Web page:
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Abronia umbellata Lam.

Pink sand verbena

KingdomPlantaePlants, but not fungi, lichens, or algae
SubkingdomTracheobiontaVascular plants—plants with a “circulatory system” for delivering water and nutrients
DivisionMagnoliophytaFlowering plants, also known as angiosperms
ClassMagnoliopsidaDicotyledons—plants with two initial seed leaves
SubclassCaryophyllidaeCacti, many other succulents, carnivorous plants, and leadworts
OrderCaryophyllalesIncludes cacti, carnations, amaranths, ice plants, and many carnivorous plants
FamilyNyctaginaceaePlants with unique fruits (“anthocarps”) and large pollen grains
GenusAbroniaSand-verbenas or wild lantanas
SpeciesumbellataMeans umbel-shaped flowerheads

About plant names...

Like its cousin yellow sand verbena, pink sand verbena grows in loose beach sand and dunes, along the west coast of North America, between southern CA and Vancouver Island in British Columbia. It is native to this region. The neat round "flowers" are really bracts (modified leaves)—the plant does not have petals. These plants are less than 6″ (15 cm) in height. Pink sand verbena is the first Californian flower described by science, back in 1786.


Abronia umbellata (pink sand verbena)

2/26/2010 · Torrey Pines State Park, La Jolla, Cali­fornia · ≈ 1½ × 1′ (54 × 36 cm)

Abronia umbellata (pink sand verbena)

2/26/2010 · Torrey Pines State Park, La Jolla, Cali­fornia · ≈ 10 × 7″ (26 × 17 cm)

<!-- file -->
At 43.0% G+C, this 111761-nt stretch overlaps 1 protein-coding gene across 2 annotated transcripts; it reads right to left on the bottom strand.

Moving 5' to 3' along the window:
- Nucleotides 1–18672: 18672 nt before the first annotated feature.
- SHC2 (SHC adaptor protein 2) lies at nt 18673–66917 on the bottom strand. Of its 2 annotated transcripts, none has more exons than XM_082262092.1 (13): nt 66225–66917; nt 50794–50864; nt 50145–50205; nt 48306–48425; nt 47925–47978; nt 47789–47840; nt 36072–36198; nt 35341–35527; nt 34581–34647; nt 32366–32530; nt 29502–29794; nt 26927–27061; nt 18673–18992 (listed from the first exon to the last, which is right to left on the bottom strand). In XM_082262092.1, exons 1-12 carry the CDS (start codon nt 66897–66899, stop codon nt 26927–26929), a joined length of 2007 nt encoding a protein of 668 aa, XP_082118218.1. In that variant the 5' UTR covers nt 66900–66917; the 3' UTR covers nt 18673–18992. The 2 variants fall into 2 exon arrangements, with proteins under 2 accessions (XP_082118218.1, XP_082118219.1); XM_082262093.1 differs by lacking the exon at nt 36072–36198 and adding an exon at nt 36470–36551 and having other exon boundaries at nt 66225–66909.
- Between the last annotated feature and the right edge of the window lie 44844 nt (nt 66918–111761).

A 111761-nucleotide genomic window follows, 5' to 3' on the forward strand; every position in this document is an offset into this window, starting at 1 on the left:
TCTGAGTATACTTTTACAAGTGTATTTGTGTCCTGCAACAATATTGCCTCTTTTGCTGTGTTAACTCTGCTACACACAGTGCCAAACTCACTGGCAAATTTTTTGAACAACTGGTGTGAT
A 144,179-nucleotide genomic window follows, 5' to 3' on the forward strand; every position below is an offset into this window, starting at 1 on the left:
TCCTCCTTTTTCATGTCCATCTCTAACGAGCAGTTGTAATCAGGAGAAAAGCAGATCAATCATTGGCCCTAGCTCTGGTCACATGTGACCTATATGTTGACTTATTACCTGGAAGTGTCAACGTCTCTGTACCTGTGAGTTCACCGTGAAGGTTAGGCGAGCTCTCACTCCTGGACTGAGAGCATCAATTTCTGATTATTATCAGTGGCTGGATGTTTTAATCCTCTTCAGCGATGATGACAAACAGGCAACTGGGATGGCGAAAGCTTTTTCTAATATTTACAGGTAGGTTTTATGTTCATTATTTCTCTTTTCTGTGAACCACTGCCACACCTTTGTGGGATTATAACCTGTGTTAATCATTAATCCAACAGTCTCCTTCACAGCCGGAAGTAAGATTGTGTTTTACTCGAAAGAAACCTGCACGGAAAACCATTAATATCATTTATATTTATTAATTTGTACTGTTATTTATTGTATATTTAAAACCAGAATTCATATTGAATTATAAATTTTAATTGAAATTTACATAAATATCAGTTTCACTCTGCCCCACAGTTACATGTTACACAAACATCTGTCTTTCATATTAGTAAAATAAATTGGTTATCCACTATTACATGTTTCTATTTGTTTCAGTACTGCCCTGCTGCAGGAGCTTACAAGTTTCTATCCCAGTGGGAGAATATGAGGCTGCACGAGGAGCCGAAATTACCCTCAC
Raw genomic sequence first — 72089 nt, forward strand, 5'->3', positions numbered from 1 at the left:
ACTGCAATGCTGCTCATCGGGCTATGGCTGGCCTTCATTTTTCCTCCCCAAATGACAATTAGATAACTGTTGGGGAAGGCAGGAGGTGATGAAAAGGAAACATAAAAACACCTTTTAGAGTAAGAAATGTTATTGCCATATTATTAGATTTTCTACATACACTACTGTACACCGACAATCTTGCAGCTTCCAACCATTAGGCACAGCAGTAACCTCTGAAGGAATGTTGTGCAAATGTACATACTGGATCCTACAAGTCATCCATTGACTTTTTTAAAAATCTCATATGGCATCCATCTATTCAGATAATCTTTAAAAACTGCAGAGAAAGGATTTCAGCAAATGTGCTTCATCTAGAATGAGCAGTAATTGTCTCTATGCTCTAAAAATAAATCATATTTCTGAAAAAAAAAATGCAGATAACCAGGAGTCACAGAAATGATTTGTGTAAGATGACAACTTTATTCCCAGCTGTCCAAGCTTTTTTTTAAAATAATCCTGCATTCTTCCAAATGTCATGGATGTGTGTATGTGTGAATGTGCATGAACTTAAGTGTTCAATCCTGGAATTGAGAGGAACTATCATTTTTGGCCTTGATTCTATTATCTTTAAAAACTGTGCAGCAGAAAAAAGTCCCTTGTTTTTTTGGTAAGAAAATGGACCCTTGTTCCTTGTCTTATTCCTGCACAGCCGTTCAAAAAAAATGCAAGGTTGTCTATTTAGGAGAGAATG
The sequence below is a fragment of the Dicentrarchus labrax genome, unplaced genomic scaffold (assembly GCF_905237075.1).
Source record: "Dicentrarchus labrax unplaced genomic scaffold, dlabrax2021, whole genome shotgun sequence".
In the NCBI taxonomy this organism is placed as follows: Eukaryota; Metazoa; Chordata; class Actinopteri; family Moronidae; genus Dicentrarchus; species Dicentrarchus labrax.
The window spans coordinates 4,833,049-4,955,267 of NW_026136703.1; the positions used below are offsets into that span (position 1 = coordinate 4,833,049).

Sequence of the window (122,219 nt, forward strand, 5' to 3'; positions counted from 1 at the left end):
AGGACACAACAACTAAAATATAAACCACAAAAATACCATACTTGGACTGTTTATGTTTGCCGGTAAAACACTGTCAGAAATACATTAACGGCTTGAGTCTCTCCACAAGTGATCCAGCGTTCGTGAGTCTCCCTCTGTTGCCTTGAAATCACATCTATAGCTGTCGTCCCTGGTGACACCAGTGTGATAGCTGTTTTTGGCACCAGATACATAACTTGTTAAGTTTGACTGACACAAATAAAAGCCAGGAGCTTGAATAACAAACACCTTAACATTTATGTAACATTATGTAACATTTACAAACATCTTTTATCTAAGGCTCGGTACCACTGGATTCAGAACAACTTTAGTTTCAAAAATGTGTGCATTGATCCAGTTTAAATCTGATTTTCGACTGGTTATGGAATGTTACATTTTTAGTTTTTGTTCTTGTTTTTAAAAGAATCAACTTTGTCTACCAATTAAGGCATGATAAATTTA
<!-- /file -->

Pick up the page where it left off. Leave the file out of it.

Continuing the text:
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Abronia umbellata

Abronia villosa
Common Name

pink sand verbena

desert sand verbena
Plant Less than 6″ (15 cm) high, spreading in mats. Less than 6″ (15 cm), in mats up to about 1½′ (50 cm) wide.


Pink to purple, with white centers.


Magenta, purple to pink. Sweet-smelling. Centers are not white.
Leaves Thick, succulent, oval or diamond-shaped. Dull gray-green, oval-shaped.
Stem Often hairy. Very hairy, sticky.
Range/ Zones

Type Wild Wild


Identification: The small ball-shaped flowerheads are typical of verbenas. These salt-tolerant plants are common on beaches in their range. While yellow sand verbena is found within about 200′ (60 m) of the ocean, pink sand verbena occurs further inland as well. This species looks similar to desert sand verbena (see above), but it is not found in true desert regions. An endangered variety, Abronia umbellata ssp. breviflora, also looks similar.

Online References:



The Lady Bird Johnson Wildflower Center

Turner Photographics' Wildflowers site



Abronia umbellata description by Thomas H. Kent, last updated 4 Dec 2020.

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